Taking a day trip from Verona to Venice is a great way to make your Italian holiday even more exciting.
These two Italian cities are a manageable distance away from one another. They are connected by a modern motorway and multiple trains run between the two all throughout the day. Hence visiting Venice from Verona is easy and straightforward. Plus, Venice – universally recognised as the world’s most beautiful city – has many splendid sights and museums several of which can be covered in one day.
In the above blog post, I give you detailed information on how to make such a day trip. From how to get from Verona to Venice to a shortlist of what to do and see in Venice in one day, all the bases are covered.
I hope that the information provided will galvanise you to put Venice at the top of your travel wish list and that you will visit this exciting Italian city on a day trip from Verona (or even stay longer) as soon as this is possible.
Enjoy your day trip to Venice, Italy!
More Helpful Links
- Haunted Venice – Legends, Mysteries, and Stories to Creep Yourself Out About the Most Romantic Place in the World
- Venice, Italy – 15 Weird and Wonderful Types of Boats You Can Only See in La Serenissima
- A Walk through Venice on a Sunny, Post-Covid-19 Day
- Venice to Padua – The Best Day Trip in Italy (With Travel Tips and Sights to See)
- 3 Easy Ways to Travel from Verona to Lake Garda
- Best 12 Towns to Visit around Lago di Garda – Italy’s Largest Lake
- Lake Garda with Kids or The Best 11 Things to Do at Lake Garda for Families
- 10 Best Cities in Veneto, Italy to Visit and What to See in Each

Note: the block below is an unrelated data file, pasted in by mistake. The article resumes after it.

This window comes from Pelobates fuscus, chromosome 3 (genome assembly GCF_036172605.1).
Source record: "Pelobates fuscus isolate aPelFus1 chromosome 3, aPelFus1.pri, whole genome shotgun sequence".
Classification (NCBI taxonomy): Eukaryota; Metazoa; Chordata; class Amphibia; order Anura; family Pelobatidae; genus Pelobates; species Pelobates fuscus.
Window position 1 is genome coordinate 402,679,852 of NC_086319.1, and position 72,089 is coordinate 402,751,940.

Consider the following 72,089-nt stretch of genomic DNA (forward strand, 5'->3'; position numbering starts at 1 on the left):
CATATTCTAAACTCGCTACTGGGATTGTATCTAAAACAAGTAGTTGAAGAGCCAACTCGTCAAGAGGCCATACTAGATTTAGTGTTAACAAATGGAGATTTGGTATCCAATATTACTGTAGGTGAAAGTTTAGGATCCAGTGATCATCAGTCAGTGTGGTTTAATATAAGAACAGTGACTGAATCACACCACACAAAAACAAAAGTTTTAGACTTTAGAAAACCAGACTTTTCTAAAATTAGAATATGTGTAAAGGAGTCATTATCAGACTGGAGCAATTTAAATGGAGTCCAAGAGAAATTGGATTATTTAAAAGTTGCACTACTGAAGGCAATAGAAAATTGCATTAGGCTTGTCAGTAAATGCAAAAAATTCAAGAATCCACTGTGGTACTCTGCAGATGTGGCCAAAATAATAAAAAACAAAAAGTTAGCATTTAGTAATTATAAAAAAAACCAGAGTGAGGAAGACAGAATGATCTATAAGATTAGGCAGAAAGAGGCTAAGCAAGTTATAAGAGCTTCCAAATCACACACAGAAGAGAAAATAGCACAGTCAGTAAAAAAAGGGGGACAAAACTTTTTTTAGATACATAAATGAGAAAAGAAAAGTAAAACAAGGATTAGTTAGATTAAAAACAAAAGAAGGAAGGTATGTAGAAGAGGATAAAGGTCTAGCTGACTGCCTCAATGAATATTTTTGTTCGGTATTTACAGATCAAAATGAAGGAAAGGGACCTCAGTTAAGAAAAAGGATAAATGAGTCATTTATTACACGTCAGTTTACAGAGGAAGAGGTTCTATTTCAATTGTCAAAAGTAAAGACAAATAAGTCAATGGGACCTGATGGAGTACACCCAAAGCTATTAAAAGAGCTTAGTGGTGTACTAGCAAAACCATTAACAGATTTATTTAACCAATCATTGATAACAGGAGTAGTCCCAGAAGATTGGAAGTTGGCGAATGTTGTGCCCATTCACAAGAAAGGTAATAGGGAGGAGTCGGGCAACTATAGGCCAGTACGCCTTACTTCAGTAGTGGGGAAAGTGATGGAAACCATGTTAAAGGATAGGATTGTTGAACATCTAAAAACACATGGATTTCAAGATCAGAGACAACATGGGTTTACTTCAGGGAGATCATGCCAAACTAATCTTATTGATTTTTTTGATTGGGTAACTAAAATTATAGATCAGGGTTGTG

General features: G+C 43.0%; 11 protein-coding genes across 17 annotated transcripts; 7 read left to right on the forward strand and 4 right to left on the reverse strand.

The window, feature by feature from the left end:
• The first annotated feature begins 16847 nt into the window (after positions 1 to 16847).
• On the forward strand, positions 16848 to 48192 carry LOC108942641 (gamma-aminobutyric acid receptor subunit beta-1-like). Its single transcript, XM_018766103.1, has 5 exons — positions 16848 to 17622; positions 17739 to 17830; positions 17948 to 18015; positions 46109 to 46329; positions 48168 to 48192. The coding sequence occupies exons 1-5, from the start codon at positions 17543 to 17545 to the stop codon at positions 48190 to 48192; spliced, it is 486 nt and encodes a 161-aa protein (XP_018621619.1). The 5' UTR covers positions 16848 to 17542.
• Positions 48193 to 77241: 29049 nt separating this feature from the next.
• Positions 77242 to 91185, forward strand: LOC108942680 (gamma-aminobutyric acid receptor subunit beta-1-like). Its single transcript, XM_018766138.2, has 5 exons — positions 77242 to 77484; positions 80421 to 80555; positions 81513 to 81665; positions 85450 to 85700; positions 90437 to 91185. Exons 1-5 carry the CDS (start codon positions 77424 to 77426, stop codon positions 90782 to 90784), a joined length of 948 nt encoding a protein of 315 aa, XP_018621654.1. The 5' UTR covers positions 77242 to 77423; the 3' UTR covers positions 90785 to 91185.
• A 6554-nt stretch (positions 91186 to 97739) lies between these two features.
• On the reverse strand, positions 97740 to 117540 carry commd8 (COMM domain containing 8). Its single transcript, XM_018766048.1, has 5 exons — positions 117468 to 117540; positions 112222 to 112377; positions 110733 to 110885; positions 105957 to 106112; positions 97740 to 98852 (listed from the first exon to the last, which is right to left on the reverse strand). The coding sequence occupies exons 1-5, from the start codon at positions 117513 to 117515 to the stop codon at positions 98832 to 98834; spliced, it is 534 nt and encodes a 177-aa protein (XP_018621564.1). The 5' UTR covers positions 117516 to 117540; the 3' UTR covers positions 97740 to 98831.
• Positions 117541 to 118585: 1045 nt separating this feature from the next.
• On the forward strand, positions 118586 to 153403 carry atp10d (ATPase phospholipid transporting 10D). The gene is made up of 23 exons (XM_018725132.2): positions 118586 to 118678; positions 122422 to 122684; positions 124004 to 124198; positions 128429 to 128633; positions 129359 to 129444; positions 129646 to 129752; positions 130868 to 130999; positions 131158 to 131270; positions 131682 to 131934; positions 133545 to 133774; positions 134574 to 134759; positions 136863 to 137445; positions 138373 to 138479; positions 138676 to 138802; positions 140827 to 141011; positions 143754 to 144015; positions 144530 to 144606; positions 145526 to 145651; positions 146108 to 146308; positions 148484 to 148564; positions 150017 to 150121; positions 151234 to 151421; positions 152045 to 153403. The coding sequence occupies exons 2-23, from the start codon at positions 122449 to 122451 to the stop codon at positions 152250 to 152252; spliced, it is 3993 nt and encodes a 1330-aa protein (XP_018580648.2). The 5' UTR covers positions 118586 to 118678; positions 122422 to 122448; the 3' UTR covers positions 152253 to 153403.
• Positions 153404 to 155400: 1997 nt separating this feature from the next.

- 30 Days of Adventures in the Veneto, Italy – #30daysofadventures
- Top 15 Places to Visit in the Veneto, Italy – The Ultimate Guide
- 15 Most Colourful Places in the Veneto, Italy to Delight Photographers and Curious Travellers
- 18 of the Best Cities to Visit in Northern Italy (With Travel Tips and Nearest Airports)
- Video of Squero di San Trovaso – the only gondola-making workshop left in Venice
- Video of Rialto Fish Market
- Video of the most stunning room in Palazzo Grimani – an off-the-beaten-track palace museum in Venice
- Video of St. Mark’s Square in Venice with the large stage of the Venetian Carnival
- Video of Venetian gondolas with the island of San Giorgio Maggiore at the back
- Video of the opening parade of the Historical Regatta in Venice
- Video of the Grand Canal as seen from the Accademia Bridge
- Video of Ca’ Macana – a renowned Venetian mask maker
- Video of the Festa della Madonna della Salute – an important celebration in Venice
- Video of Palazzo Contarini del Bovolo – one of the most beautiful buildings in Venice
- Video of the view from Rialto Bridge
- Video of the view from Accademia Bridge
- Video of St. Mark’s Square
Thank you for reading! Please, leave me a comment, pin the image below or use the buttons right at the top and at the end of this blog post to share it on social media.